Flying high: Attorney serves as deputy general counsel for an airport authority


By Sheila Pursglove
Legal News

With a career goal of becoming an elected official, Brian Sadek earned his undergraduate degree in political science from the University of Michigan.

When the idea of politics lost its sheen, he planned to go to graduate school for urban and regional planning. 

But Lady Justice had other ideas—setting him on a course resulting in his current role as deputy general counsel at the Wayne County Airport Authority, encompassing Detroit Metropolitan Airport in Romulus and Willow Run Airport in Belleville.

Sadek only took the LSAT on a lark because his best buddy and lifelong “competitor-in-all-things” was taking it—but his LSAT score allowed him to pretty much have his pick of law schools.

“At the same time, the urban planners from whom I was seeking advice encouraged me to go to law school because I could still serve the public on big projects without, as they put it, being pigeonholed into the planning space,” he says.

He chose Northwestern University School of Law, where he earned inclusion on the Public Service Honor Roll for public and community service. After graduation, Sadek launched his career with Chapman and Cutler, a larger firm especially known for its public finance/municipal law practice, and the types of big public projects Sadek had always wanted to work on.

“I’m thankful to have learned a ton from some very involved partner mentors at the firm but, always a transit advocate and a bit of a transit nerd to boot, I jumped at the opportunity when one of our clients, the Regional Transportation Authority, offered me an in-house position as its deputy general counsel,” he says.

After 18 months with the RTA, Sadek and his wife, Tifani, made the move back to the Great Lakes State in 2012, first to Detroit, and now making their home in Ann Arbor.

Sadek thoroughly enjoys his work for the Wayne County Airport Authority.

“Above all, I’ve found that working for a special purpose airport authority, that some call ‘quasi-governmental,’ brings with it variability and the opportunity to work on many novel issues,” he says.

“I also enjoy that practicing in-house for a large airport operator combines aspects of being at a city – for example, we have our own police and fire departments, our own ordinances, and we build and maintain public roadways – and at a private sector company – since we do a lot of contracting and are always focused on the bottom line, in an effort to remain a competitive airport system.”

Sadek appreciates his good fortune in leading several exciting projects—“Because our board and executive team provided space to create and push the airport’s boundaries forward,” he says.

As one example, when Uber and Lyft were still generally unfamiliar to airports’ leadership nationwide, Sadek suggested entering into an agreement with them to operate at Detroit Metropolitan Airport, and led negotiations which resulted in agreements which are still, in many respects, the industry standard for airports.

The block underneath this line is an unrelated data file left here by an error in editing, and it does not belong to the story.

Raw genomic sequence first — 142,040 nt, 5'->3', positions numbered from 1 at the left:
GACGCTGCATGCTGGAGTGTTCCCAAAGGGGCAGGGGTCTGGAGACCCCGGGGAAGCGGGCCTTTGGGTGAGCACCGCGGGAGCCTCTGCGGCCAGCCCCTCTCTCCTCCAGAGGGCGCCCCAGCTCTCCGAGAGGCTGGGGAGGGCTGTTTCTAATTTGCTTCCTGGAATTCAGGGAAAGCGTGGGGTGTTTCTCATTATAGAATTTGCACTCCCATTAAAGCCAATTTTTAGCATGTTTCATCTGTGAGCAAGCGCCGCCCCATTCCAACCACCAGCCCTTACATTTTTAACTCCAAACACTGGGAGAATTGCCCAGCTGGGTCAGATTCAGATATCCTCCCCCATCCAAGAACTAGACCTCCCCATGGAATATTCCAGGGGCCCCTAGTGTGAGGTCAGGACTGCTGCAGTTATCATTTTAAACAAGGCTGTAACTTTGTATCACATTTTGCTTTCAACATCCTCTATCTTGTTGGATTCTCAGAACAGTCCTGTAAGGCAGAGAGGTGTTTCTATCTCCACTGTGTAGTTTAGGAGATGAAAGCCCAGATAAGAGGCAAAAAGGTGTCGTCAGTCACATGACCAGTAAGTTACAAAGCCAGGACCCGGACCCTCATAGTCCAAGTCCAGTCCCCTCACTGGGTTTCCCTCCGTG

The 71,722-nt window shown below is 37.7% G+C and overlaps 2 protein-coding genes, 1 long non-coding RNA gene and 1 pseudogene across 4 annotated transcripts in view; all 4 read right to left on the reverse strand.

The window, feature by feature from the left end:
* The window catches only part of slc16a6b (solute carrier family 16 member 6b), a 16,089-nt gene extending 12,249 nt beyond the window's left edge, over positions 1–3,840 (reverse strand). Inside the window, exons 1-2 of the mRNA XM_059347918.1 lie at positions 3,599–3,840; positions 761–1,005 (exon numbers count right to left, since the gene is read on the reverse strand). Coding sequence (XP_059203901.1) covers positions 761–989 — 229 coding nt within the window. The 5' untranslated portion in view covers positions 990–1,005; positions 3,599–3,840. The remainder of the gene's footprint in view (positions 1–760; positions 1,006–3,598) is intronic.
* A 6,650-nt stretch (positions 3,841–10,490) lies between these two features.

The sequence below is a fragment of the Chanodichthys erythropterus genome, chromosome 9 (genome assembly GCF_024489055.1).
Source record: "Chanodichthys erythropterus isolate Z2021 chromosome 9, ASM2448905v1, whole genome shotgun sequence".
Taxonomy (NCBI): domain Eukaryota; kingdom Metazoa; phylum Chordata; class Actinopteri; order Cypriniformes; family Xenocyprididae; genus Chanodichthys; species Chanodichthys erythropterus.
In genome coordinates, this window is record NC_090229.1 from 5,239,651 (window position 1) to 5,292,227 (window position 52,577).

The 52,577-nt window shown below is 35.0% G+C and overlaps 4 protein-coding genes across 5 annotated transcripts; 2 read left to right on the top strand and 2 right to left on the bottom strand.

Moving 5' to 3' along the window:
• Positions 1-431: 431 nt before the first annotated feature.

Sadek also served as leader on a team that created a program to donate food that was being disposed of by concessionaires and airline lounges and ultimately established Metro Airport as one of the largest food donors in southeastern Michigan, having donated tens of thousands of pounds to local food banks.

“And I’m most proud of having written the airport’s ordinance provisions relating to free speech and seeing them succeed under pressure, when those provisions governed and I served as liaison to the leaders of the protests against President Trump’s ‘Muslim Ban,’ during which the airport hosted an estimated 8,000 demonstrators that peacefully exercised their right to free speech without impacting airport operations and without the use of tear gas or arrests seen at other large airports where demonstrations occurred,” he says.

With his role evolving from strictly "the lawyer" into one in which Sadek also is a policy advisor, strategic consultant, and general administrator, he recently earned a master’s in management from Harvard to equip him with the practical skills and vocabulary to succeed as a manager as he moved more into managing teams and projects within and outside of the legal department.

“I sought a specialization in Innovation & Entrepreneurship because I've found the projects during which a team or I created something to be the most rewarding, be it a policy, process, or even an entire program,” he says.

In his leisure time, Sadek enjoys playing basketball; working on and racing his car; traveling; reading and listening to podcasts, mostly about history; and, spending time with his wife, 2-year-old daughter, Mika, 6-month-old son, Tate, and a mixed-breed shelter dog named Abe Lincoln.

Sadek, who went to college on the G.I Bill, served as a Petroleum Supply Specialist in the U.S. Army, in South Carolina, Virginia, Japan, and Michigan, primarily in reserve roles. “I would say the best thing the Army did was instill in me a desire to lead and comfort with leading teams or projects forward,” he says.

“For example, while still very unsure of my leadership skills and just a few months past my 18th birthday, I was the ‘Student First Sergeant’ responsible for approximately 100 soldiers. Based in a general aversion to failure but, really, out of necessity as much as anything else, I adopted an ‘It's okay, you got this Brian’ mentality that's stuck with me to this day.”


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